Arc Fault vs Ground Fault Circuit Breaker

jerry_njAugust 3, 2010

I need to replace a 15 amp ground fault circuit breaker. Looking at Lowes today I noticed that the circuit breaker I had my "eye" on is in fact a "Arc Fault" circuit breaker. Looking further I see other GFI breakers, at a higher price.

Given Lowes main business in residential, I wonder why they carry Arc Fault and even wonder if the two types can be used interchangeably. I assume they are not interchangeable and worry that the fact that they look similar could easily cause a mistake in a DIY project.

If possible in a few words, what is an Arc Fault used for?

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A GFCI breaker compares the current in the 'hot' and 'neutral' legs of a circuit, tripping when they are different by a miniscule amount (i.e. the current is 'leaking' to somewhere it shouldn't, like through your body).
An Arc Fault breaker detects when, though the current may be staying in the desired current path, there is a bad connection that is causing arcing and sparking which in turn creates heat build-up, a major contributer to residential fires.
This is why arc-fault breakers are being required on bedroom circuits of new construction.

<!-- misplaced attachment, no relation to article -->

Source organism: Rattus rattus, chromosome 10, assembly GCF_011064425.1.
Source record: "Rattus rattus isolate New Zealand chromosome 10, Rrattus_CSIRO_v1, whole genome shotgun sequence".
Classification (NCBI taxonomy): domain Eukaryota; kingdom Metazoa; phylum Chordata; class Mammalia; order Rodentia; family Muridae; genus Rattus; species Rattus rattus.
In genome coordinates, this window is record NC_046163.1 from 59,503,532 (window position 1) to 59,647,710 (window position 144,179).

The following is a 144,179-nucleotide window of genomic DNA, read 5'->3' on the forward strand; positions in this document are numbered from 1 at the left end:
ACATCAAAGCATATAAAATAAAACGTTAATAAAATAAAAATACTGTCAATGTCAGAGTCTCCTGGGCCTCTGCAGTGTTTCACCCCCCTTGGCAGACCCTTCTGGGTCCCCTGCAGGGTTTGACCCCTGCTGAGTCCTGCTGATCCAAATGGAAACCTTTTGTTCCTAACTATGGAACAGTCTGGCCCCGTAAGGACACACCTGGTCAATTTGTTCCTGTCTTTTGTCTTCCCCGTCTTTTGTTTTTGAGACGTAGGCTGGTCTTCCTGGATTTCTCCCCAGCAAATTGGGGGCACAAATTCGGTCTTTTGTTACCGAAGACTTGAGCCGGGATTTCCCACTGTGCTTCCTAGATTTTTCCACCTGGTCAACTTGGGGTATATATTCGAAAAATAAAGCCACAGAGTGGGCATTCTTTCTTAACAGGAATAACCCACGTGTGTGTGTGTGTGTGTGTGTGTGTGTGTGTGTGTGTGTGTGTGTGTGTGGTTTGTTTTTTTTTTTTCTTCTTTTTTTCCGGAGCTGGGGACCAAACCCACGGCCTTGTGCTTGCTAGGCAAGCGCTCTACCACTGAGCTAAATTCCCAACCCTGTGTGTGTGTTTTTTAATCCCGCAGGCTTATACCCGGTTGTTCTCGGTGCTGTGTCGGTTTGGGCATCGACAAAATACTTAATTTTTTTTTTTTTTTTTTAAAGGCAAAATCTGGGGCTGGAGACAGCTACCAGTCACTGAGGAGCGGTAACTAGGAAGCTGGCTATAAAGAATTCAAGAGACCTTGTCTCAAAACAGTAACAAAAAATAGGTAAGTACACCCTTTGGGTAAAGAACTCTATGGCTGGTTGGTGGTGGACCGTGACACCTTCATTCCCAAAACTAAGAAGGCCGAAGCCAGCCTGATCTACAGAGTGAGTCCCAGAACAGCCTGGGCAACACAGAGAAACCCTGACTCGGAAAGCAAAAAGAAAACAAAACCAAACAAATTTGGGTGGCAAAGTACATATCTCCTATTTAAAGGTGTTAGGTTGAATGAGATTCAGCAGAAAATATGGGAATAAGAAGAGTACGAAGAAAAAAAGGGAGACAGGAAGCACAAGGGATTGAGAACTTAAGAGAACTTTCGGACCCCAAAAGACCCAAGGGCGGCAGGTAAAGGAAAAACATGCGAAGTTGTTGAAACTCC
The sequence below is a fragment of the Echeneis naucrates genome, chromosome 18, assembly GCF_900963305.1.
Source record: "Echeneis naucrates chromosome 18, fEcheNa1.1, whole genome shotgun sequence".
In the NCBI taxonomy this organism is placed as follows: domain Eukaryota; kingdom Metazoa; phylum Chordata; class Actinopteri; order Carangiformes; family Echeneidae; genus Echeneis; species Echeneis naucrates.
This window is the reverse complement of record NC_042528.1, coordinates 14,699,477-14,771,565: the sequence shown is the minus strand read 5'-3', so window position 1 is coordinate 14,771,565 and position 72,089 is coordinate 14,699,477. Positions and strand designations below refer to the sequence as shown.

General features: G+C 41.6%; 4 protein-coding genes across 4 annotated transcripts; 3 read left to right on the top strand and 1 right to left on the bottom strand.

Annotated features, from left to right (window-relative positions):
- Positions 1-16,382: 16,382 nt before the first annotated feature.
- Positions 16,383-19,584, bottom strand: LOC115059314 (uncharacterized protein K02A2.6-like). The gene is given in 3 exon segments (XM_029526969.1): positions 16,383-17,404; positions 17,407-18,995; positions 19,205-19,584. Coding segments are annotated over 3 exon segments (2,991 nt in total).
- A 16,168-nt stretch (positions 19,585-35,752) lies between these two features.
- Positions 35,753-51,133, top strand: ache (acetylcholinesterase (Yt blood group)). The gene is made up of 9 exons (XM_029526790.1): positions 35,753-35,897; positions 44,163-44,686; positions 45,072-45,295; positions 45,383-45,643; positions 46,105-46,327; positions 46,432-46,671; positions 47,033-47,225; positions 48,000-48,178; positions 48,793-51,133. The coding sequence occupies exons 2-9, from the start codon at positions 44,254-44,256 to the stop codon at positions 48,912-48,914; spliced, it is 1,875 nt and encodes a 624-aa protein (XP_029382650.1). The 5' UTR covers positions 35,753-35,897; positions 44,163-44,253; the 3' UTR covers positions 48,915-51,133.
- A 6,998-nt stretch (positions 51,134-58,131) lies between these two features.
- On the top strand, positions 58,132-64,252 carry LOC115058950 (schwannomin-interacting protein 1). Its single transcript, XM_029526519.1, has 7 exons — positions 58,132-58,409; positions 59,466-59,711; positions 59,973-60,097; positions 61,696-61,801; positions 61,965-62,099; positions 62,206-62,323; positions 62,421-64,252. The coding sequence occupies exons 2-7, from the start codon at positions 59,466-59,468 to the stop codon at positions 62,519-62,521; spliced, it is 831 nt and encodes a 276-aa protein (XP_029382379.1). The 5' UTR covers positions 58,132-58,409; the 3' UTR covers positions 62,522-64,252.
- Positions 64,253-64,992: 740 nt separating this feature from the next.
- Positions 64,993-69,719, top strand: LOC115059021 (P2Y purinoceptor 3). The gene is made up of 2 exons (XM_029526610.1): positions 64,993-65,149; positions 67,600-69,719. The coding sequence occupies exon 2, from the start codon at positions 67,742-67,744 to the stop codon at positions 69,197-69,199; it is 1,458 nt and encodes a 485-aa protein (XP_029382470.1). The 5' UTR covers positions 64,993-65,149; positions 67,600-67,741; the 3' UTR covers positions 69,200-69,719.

Bookmark   August 3, 2010 at 10:06PM
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Thanks, AF are for use in residential.

Not obvious to me why a bedroom would be prone to electrical faults that involved arcing more than any other room. Electric blankets? I'll look for them if I ever buy a newer home.

    Bookmark   August 3, 2010 at 10:40PM
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Just a couple of passing thoughts and observations on why AFCIs are being required on bedroom circuits rather than others;

More lamps, clocks, radios, TVs, computers, etc. More extension cords. More overloaded outlet 'multipliers'. More cords run underneath carpeting. More plugs that are damaged by furniture being shoved back against them.
Statistically, more fires start there.
Also, there's less chance of getting out safely if you wake up to a bedroom filled with smoke than if you get woken up by a smoke detector going off in another part of the house.

    Bookmark   August 3, 2010 at 11:34PM
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Some jurisdictions require Arc Fault protection in only bedrooms (older NEC version) and some require it in "family rooms, dining rooms, living rooms, parlors, libraries, dens, bedrooms, sunrooms, recreation rooms, closets, hallways, or similar rooms or areas" (newer NEC version).

It is unlikely that a replacement breaker would need to comply but the only people who can reliably tell you is the local electrical inspector or an electrician.

    Bookmark   August 4, 2010 at 7:29AM
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Arc Fault breakers also have a GFCI function built in, it is just not as sensitive as a real GFCI breaker (0.005 amps).

The warning time for fires in bedrooms is greatly reduced, thus the initial push to get AFCI devices on BR circuits.

    Bookmark   August 4, 2010 at 9:46AM